January 5, 2017: New England Journal of Medicine
https://www.readbyqxmd.com/read/28043849/clavicle-fractures
#5
REVIEW
M Ropars, H Thomazeau, D Huten
Management of clavicle fracture has progressed over the last decade, notably with wider use of surgery in midshaft fracture, and new techniques for lateral fracture. Midshaft clavicle fracture treatment needs to be personalized and adapted to the patient's activity level. Whichever the segment involved, treatment for non-displaced fracture is functional; elbow-to-body sling immobilization seems the best tolerated. Apart from regular surgical indications (shoulder impaction, floating shoulder, open fracture or fracture with neurovascular complications), surgery is recommended in case of bone shortening exceeding 1...
December 30, 2016: Orthopaedics & Traumatology, Surgery & Research: OTSR
https://www.readbyqxmd.com/read/28003076/editorial-commentary-is-posterior-distal-clavicle-beveling-for-chronic-nonincarcerated-type-iv%C3%A2-acromioclavicular-separation-a-sufficient-treatment
#6
EDITORIAL
Jonas Pogorzelski, Peter J Millett
While low-grade acromioclavicular injuries can be managed nonoperatively, high-grade separations may result in persistent pain or functional decline and require surgical intervention. The authors of "Posterior Distal Clavicle Beveling for Chronic Nonincarcerated Type IV Acromioclavicular Separations: Surgical Technique and Early Clinical Outcomes" present a case series reporting convincing results concerning functional outcomes and early return-to-sport rates for this rather rare condition. While this technique seemed to work well in this small series of patients, in our opinion, this procedure should be reserved for use in exceptional cases only...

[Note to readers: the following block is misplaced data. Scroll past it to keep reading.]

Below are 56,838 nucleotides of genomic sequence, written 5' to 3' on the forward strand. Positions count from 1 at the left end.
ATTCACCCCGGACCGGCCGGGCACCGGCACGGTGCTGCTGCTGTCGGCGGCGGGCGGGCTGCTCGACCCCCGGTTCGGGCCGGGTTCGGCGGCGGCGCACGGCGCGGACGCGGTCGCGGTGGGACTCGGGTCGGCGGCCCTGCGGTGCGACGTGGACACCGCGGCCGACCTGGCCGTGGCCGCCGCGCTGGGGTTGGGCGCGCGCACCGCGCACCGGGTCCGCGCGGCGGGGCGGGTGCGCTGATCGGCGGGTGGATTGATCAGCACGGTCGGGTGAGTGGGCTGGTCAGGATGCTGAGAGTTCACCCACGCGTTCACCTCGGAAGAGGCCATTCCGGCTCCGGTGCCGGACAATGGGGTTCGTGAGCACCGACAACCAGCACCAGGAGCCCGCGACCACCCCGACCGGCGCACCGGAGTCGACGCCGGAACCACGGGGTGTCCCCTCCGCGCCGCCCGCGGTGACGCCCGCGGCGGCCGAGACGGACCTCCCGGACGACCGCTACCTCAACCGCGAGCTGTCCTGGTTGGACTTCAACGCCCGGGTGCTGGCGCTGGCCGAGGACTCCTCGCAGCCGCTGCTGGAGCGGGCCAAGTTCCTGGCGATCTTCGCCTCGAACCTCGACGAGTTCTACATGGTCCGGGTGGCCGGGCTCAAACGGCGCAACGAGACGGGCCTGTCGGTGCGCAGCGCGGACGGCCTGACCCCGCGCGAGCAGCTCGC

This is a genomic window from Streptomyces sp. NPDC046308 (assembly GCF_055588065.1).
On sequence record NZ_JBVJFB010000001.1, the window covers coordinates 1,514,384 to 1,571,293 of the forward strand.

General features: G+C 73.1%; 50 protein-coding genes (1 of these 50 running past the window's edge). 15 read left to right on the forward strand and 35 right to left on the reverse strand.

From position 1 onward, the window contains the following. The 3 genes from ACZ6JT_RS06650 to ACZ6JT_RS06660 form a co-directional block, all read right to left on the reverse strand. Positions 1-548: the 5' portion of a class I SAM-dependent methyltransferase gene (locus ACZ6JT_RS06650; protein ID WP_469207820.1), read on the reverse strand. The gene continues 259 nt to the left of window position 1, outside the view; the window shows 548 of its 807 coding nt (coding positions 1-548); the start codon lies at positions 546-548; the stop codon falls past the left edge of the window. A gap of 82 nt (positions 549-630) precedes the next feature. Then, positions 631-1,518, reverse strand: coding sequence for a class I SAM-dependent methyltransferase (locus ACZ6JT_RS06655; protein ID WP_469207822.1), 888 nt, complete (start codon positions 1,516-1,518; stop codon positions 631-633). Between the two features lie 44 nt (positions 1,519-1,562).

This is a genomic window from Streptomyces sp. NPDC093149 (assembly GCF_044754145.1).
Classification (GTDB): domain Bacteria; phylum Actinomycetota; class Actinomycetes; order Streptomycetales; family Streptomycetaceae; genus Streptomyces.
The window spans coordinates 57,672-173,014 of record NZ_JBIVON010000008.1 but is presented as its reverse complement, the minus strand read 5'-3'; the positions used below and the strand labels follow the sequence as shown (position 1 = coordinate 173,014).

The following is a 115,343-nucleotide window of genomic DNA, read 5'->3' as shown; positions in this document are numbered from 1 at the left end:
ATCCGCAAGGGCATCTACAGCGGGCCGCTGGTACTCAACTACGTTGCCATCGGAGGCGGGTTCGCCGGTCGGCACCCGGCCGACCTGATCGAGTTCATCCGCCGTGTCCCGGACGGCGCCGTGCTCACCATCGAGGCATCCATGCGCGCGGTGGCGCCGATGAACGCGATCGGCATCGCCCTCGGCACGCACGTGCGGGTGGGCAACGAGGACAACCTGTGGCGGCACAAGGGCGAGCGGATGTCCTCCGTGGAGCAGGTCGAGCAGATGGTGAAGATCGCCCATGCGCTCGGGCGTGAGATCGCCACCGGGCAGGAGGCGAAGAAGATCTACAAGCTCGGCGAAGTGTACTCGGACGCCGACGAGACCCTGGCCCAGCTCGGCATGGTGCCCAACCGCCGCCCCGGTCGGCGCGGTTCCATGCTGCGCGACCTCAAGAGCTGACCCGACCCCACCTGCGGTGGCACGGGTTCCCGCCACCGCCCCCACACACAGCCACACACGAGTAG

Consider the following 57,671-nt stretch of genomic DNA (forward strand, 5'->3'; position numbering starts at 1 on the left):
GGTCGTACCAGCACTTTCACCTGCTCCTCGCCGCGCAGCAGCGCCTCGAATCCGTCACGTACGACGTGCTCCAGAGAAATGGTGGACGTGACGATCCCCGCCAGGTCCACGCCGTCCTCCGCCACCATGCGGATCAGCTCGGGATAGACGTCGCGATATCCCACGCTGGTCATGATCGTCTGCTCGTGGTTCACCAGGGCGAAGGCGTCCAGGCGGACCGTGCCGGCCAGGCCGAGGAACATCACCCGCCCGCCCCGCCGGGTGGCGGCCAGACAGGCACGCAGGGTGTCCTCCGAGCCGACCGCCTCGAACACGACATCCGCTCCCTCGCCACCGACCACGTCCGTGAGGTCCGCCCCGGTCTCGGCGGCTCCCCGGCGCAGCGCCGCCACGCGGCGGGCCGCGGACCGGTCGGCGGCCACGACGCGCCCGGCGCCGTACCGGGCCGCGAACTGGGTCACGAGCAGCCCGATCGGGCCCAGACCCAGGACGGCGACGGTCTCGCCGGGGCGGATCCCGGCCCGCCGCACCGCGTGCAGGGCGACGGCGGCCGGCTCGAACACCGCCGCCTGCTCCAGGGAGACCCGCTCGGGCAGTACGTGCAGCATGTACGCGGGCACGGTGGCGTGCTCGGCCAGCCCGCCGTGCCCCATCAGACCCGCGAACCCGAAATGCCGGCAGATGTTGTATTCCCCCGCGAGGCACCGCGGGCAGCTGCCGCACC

January 2017: Arthroscopy: the Journal of Arthroscopic & related Surgery
https://www.readbyqxmd.com/read/28003075/editorial-commentary-arthroscopically-assisted-acromioclavicular-joint-reconstruction-not-seeing-does-not-mean-do-not-worry
#7
EDITORIAL
Andreas B Imhoff, Felix Dyrna
To minimize risks during arthroscopic-assisted reduction and internal fixation of acromioclavicular dislocation, drilling should only be performed with an anatomically reduced clavicle. This re-creates the important distances to the neurovascular structures because a posteriorly displaced clavicle reduces the distance to the suprascapular nerve. In addition, visualization is of high importance for the arthroscopic coracoid preparation, as are mini-open incisions, to create an accurate and well-placed tunnel for drilling...
January 2017: Arthroscopy: the Journal of Arthroscopic & related Surgery
https://www.readbyqxmd.com/read/27994901/avulsion-fracture-of-the-coracoid-process-at-the-coracoclavicular-ligament-insertion-a-report-of-three-cases
#8
Takeshi Morioka, Kiyohisa Ogawa, Masaaki Takahashi